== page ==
Google can’t count

CodeGear’s Anders Ohlsson is excited because Google shows over half a million hits for “Delphi for PHP”. Even with the quotes.

I get the same results. More, in fact. Google says 654,000 hits.

Now try reading them. I get to page 35, then the hits come to a halt. There are 10 hits per page so that makes, hmmm, 350 hits. A bit less exciting. Let’s be honest, a lot less exciting. The real figure is probably a little higher, but not by half a million.

I do get this line (we’ve all seen it before):

In order to show you the most relevant results, we have omitted some entries very similar to the 341 already displayed. If you like, you can repeat the search with the omitted results included.

Trying the “complete” search does get more results, but they are just as repetitive as Google warns. Google appears to limit results to 1000 hits, so there is no obvious way to find out where the other alleged 653,000 hits can be found.

Microsoft’s Live Search says 24,473 results, but the trail runs out on page 80. That’s 800. So Microsoft Live Search can’t count either.

Yahoo says 322,000, but like Google can only show 1000 of them. I remain sceptical about the missing 321,000.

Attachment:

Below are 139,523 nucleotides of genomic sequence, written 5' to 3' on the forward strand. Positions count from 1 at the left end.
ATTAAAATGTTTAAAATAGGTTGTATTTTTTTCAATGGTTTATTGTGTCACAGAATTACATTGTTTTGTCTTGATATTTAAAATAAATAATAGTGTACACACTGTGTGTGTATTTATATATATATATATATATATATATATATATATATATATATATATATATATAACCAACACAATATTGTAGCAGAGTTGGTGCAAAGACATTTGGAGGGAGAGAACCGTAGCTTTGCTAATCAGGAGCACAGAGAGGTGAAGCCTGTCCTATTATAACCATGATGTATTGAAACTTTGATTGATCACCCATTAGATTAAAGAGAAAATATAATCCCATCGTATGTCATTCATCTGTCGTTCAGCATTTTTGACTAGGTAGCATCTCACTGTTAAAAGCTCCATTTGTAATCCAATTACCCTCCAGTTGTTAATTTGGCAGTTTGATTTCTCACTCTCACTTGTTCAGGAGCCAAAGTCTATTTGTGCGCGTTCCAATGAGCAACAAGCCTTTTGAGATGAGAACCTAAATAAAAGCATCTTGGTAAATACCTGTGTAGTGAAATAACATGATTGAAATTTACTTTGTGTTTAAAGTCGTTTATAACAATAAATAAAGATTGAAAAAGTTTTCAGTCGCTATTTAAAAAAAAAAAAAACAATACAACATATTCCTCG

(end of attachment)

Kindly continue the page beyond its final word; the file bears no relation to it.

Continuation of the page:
I’ve noticed this before. Certain phrases trigger huge numbers of alleged hits, but they vanish if you try to view them. Others seem to work fine. Perhaps someone more knowledgeable about the inner workings of search engines can explain why. It appears to be an unreliable measure.


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6 thoughts on “Google can’t count”

  1. Google is a wonderful and interesting thing..the numbers are interesting on a relative basis regardless. We love the discussion happening on us bringing a VCL to PHP. It won’t change the world, but it is a good step we are proud of. It might just change your world if you love Delphi and work with PHP though.

  2. Thanks Ben, I’m looking forward to taking a closer look at D4PHP when it is available.


  3. It could simply be some kind of estimate, databases query optimizers are usually able to estimate how many rows should be fetched for a given query – but to know how many row will be feteched actually they need to be fetched.
    I guess Google does not count the real result, it would be too expensive.

  4. It could simply be some kind of estimate

    Agreed, though it does seem to get it wrong by an extraordinary margin for some searches.


  5. Because Goggle does a kind of full-text indexing, I guess it could store some statistics about how many hits a single word has. When combining two or more words, it has to estimate how large the resulting set could be. But two large sets may have a fairly small intersection. He could try to infer the resulting set size, but with words that are “almost unrelated” I guess it could give a really wrong result.

  6. It’s even more funny to search for some not soo common term. If I search for ‘expisoft’ (my small business) I get:
    Results 1 – 10 of about 5 for expisoft. (0.16 seconds)

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